Sections

‘Kaplan Way’ honors longtime Brighton activist

Brooklyn Daily
Share on TwitterTweet
Share on Facebook
Subscribe

Don’t miss our updates:

Photo gallery

1/4
REMEMBERING FRAN: City Councilman Mike Nelson, Marilyn Riccardi, and former Assemblywoman Adele Cohen recalled Kaplan at the street co-naming on Dec. 1.
2/4
KAPLAN TAKES ‘FIRST PLACE’: Friends and family gathered to watch as a street sign bearing Kaplan’s name was put in place at Brighton Beach Avenue.
3/4
ENDURING LEGACY: Yelena Makhnin, the executive director of the Brighton Beach Business Improvement District, named her organization’s annual civic award after Kaplan.
4/4
BRIGHTON’S BRIGHTEST: Fran Kaplan served on countless neighborhood organizations over the years, including the Shorefront Y and Brighton Neighborhood Association.

There is the right way, the wrong way, and now, there’s Fran Kaplan Way.

The city co-named Brighton First Place at Bright Beach Avenue after the indefatigable community activist, who lived on the block nearly her entire life and was a frequent presence at neighborhood meetings up until her death last February at age 82.

Friends, family and elected officials unveiled the new street sign in a ceremony on Dec. 1.

“She set an example for others to follow,” said Judd Fischler, who said Kaplan mailed weekly copies of the Bay News to his winter home in Sunrise, Fla., just so he could keep up with the local news while he was out of town. “I hope she inspires other people to take an interest in the community and make it a better place.”

Kaplan grew up on Brighton First Place in an apartment she shared with her parents, who ran York Cleaners around the corner on Brighton Beach Avenue. She went to work for the family business after graduating from PS 100 and Abraham Lincoln High School, and stayed on part-time after the shop was sold in 1994, never leaving her childhood home.

She was a vocal member of several organizations, including the Jewish Association of Services for the Aged, the Shorefront Y, and the Brighton Beach Business Improvement District, which named an annual award for civic activism in Kaplan’s honor.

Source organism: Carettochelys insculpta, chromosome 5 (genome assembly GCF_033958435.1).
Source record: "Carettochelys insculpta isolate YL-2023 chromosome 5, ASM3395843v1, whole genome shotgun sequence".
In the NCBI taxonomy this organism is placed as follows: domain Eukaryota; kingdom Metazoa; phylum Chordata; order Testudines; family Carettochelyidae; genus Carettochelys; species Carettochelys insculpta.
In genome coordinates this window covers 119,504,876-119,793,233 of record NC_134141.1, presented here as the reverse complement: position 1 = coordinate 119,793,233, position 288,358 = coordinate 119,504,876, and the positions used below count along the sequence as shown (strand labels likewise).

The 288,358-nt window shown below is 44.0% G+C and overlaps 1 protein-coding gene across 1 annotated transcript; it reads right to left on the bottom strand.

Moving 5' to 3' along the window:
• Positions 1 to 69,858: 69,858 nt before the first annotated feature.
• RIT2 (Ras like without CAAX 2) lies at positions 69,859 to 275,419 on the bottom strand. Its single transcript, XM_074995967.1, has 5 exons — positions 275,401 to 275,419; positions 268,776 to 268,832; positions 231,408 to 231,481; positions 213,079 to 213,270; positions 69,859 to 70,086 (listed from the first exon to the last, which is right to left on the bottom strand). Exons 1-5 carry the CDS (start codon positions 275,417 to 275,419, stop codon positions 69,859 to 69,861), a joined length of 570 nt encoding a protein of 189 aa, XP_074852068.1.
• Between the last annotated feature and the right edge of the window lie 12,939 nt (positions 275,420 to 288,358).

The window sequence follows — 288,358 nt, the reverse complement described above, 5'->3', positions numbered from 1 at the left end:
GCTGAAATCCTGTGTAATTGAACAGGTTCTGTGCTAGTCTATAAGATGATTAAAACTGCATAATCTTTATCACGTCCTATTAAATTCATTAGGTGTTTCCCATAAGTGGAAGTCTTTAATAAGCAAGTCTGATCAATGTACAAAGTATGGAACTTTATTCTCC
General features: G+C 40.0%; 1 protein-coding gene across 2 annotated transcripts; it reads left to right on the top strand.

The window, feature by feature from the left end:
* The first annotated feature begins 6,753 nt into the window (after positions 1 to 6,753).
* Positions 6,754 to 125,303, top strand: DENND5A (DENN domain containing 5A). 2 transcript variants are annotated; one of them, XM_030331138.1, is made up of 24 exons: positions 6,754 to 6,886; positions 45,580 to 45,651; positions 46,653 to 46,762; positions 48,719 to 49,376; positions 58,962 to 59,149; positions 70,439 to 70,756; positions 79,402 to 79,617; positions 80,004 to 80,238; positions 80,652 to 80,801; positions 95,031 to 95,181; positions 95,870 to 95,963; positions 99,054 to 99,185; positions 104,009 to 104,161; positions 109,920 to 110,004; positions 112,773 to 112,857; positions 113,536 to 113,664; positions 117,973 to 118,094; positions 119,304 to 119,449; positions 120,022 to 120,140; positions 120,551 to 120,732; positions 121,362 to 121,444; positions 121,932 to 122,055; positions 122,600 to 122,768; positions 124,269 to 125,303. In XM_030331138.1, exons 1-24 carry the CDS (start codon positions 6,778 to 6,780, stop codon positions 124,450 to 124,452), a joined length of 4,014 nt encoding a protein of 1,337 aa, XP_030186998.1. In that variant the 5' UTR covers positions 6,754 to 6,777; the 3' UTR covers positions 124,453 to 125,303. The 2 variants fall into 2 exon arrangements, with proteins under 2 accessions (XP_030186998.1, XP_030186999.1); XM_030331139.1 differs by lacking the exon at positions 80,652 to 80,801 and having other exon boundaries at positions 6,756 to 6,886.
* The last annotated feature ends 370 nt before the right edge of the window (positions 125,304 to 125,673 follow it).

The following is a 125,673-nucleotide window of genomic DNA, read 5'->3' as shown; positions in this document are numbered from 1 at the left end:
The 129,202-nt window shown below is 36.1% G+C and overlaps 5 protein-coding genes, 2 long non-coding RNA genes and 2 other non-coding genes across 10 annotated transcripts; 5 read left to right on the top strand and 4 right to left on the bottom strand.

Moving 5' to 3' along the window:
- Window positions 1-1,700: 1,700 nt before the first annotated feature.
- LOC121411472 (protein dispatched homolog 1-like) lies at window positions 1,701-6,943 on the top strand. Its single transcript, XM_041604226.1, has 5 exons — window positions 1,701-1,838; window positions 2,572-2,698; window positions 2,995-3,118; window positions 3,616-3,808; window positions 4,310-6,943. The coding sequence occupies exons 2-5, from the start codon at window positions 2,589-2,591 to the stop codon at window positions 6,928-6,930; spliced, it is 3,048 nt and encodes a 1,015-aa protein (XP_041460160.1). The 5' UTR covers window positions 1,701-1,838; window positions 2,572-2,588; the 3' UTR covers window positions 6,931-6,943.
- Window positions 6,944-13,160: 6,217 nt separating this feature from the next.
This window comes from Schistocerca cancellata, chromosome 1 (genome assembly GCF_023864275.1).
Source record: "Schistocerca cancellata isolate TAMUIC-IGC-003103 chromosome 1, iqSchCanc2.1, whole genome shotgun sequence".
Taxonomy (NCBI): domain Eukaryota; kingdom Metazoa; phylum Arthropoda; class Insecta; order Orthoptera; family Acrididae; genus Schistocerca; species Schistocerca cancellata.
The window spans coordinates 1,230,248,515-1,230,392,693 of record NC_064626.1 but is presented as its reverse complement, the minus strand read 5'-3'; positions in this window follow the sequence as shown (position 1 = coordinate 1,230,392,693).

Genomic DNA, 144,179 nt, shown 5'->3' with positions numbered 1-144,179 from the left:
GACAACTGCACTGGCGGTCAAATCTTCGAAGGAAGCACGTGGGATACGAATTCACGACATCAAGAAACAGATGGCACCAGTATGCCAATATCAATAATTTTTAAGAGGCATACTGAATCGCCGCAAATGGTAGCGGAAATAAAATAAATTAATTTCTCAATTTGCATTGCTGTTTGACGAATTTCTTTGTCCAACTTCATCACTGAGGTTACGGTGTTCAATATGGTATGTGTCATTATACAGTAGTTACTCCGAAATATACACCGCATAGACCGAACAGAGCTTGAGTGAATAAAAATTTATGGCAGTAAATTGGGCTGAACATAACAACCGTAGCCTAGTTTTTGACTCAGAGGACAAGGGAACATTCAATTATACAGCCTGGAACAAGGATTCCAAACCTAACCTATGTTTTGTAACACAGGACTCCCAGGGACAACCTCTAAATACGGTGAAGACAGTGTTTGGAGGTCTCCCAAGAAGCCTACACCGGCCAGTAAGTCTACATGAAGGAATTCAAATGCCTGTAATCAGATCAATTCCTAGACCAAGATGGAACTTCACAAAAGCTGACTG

“If you went to a meeting, she was there,” said Pat Singer, the president of the Brighton Neighborhood Association, one of the many groups to which Kaplan belonged. “When she had something to say, she said it. She was very outspoken.”

Kaplan’s friends requested that the intersection bear her name last October, and the City Council approved the proposal in July.

Reach reporter Daniel Bush at dbush@cnglocal.com or by calling (718) 260-8310. Follow him at twitter.com/dan_bush.
Updated 11:48 am, January 16, 2019
Today’s news:
Share on TwitterTweet
Share on Facebook
Subscribe

Don’t miss our updates:


Reasonable discourse

Comments closed.

First name
Last name
Your neighborhood
Email address
Daytime phone

Your letter must be signed and include all of the information requested above. (Only your name and neighborhood are published with the letter.) Letters should be as brief as possible; while they may discuss any topic of interest to our readers, priority will be given to letters that relate to stories covered by The Brooklyn Paper.

Letters will be edited at the sole discretion of the editor, may be published in whole or part in any media, and upon publication become the property of The Brooklyn Paper. The earlier in the week you send your letter, the better.

Keep it local!

Stay in touch with your community. Subscribe to our free newsletter: